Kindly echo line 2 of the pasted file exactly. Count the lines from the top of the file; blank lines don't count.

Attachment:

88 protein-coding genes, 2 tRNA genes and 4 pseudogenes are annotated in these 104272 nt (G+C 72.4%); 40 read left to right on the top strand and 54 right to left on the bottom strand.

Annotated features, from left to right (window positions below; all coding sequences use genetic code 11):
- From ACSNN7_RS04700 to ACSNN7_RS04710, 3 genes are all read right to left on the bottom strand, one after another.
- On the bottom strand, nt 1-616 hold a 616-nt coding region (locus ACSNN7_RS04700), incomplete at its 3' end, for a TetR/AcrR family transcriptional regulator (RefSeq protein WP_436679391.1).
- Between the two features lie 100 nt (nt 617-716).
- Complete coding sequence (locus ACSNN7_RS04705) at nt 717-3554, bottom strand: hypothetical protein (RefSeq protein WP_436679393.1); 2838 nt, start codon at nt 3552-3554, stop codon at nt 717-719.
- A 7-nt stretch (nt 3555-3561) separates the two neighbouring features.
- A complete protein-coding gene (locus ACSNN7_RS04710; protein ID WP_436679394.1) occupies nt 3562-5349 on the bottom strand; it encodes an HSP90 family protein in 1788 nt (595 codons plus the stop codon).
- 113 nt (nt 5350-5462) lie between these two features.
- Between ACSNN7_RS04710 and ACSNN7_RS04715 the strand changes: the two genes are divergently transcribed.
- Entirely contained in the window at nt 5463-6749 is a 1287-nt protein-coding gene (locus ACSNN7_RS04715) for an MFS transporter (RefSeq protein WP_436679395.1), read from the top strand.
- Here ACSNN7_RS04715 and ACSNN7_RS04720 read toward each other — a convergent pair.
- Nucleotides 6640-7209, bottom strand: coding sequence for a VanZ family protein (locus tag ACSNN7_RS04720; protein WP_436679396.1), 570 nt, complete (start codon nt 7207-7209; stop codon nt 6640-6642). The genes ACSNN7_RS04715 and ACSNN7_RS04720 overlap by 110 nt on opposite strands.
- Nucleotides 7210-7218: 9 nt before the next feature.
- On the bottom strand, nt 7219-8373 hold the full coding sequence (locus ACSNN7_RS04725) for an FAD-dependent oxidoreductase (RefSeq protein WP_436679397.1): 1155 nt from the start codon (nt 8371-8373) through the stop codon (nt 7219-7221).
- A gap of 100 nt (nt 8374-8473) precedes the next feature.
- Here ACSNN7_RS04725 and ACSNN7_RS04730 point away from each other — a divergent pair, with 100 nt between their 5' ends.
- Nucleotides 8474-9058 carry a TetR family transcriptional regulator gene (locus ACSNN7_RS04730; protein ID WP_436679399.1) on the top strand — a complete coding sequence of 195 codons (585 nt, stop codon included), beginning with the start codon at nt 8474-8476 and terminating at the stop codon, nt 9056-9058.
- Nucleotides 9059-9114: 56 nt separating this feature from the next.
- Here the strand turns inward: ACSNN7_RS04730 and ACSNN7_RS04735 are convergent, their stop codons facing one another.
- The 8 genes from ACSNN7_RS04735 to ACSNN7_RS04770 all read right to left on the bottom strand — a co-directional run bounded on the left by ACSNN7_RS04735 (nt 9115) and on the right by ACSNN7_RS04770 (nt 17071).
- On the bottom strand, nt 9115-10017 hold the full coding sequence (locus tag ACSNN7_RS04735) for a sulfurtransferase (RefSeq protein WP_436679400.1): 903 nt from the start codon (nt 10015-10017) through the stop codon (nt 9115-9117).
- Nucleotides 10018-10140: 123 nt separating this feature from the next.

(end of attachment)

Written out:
Annotated features, from left to right (window positions below; all coding sequences use genetic code 11):